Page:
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The Very Best Of

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Album Review

Maybe John Cooper Clarke's brief window of fame passed with the demise of punk. But his poems are every bit as arch and funny now as they were in the '70s. There are sly wordplay, groaning puns, and also plenty of strong social observation. He essentially took the ethos of the Liverpool poets of the '60s, using common language and bringing in lots of humor, but made his mark through speech, not print. This collection, cherry-picked from his major-label work, is an absolute joy. Backed by the relatively all-star Invisible Girls (which included Pete Shelley of the Buzzcocks), the Bard of Salford deadpans his way through the epic "Psycle Sluts (Parts 1 & 2)," "The Day My Pad Went Mad," and the piece that really gave him his first big exposure, "I Married a Monster From Outer Space." But in "Beasley Street" and "Postwar Glamour Girls" there's a more serious undercurrent happening, while "Kung Fu International," for all its lightheartedness, shows that little has changed in English street violence, and "Twat" remains as deliberately outrageous and hilarious as it was on its initial release. Culled from the four albums Cooper Clarke did for Epic, it shows that what was good then is still good. The world needs a Cooper Clarke for the new millennium.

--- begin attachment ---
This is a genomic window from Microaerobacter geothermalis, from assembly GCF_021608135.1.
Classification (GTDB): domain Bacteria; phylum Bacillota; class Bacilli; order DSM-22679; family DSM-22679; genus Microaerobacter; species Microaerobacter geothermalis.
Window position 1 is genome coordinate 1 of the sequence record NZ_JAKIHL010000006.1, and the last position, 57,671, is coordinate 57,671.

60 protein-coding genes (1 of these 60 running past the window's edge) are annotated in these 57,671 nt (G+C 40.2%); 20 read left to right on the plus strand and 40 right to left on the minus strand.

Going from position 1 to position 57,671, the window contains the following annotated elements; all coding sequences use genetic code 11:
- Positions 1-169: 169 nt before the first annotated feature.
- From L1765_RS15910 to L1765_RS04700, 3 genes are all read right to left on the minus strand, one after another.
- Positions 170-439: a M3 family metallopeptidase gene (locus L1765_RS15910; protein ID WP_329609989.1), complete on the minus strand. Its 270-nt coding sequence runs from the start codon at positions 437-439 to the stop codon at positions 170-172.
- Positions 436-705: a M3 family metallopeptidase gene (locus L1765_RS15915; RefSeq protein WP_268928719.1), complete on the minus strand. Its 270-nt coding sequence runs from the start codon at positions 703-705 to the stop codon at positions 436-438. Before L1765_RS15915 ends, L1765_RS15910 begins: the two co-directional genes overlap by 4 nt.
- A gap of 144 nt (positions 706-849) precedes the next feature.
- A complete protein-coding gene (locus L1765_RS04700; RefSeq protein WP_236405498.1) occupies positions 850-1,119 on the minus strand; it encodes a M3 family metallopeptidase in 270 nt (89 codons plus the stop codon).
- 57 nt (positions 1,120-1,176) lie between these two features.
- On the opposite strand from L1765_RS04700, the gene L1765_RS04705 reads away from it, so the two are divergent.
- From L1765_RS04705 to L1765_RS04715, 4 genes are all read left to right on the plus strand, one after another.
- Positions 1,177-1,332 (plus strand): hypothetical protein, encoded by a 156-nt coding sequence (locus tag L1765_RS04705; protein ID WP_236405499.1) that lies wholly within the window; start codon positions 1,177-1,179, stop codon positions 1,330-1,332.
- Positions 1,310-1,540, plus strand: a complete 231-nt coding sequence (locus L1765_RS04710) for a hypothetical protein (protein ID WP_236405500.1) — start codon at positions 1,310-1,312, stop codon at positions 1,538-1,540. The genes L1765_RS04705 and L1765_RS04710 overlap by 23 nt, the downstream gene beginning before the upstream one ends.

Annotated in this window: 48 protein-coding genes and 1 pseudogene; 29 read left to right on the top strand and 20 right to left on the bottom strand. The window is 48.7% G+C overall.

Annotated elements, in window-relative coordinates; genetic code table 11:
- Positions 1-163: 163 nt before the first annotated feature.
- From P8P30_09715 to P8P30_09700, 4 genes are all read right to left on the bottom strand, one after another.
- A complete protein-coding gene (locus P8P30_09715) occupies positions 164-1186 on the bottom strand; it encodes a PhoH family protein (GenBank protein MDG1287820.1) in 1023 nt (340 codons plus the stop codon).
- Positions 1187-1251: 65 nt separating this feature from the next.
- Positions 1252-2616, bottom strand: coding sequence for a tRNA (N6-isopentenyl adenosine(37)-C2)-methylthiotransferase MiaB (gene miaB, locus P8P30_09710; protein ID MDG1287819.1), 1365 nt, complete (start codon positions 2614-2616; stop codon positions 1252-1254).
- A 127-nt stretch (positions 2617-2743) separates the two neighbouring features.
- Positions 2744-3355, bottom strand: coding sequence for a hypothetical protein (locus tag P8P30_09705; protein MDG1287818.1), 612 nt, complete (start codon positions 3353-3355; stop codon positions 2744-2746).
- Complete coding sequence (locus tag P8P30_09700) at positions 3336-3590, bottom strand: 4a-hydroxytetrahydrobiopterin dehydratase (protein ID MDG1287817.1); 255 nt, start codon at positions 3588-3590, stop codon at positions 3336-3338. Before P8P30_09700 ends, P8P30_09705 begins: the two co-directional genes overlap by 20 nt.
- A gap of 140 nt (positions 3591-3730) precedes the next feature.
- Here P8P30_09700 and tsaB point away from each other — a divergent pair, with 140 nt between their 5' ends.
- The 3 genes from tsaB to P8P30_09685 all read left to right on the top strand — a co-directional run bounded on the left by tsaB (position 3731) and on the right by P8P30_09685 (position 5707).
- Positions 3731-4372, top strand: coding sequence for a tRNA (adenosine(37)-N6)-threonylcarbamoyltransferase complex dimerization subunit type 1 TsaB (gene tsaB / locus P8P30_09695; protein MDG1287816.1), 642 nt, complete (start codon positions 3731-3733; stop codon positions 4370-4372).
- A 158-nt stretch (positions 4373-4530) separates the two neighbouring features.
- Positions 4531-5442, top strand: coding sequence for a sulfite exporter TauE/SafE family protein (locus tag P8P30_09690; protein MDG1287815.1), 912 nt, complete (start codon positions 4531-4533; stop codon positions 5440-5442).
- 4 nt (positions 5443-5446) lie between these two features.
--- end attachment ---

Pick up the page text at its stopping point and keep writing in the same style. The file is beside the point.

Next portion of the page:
Born: 25 January 1949 in Salford, Manchester, England

Genre: Rock

Years Active: '70s, '80s, '90s, '00s

Punk poet John Cooper Clarke was born January 25, 1949 in Manchester, England; he first began performing his verse backed by a local folk group called the Ferrets, but in 1977 signed to the Rabid Records label to release the Martin Hannett-produced single "Psycle Sluts." With his rapid-fire verbal delivery and stinging social commentary, Clarke quickly emerged as the poet laureate of the punk movement, and he read his work as an opening act for groups including the Sex Pistols and the Buzzcocks;...
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The Very Best Of, John Cooper Clarke
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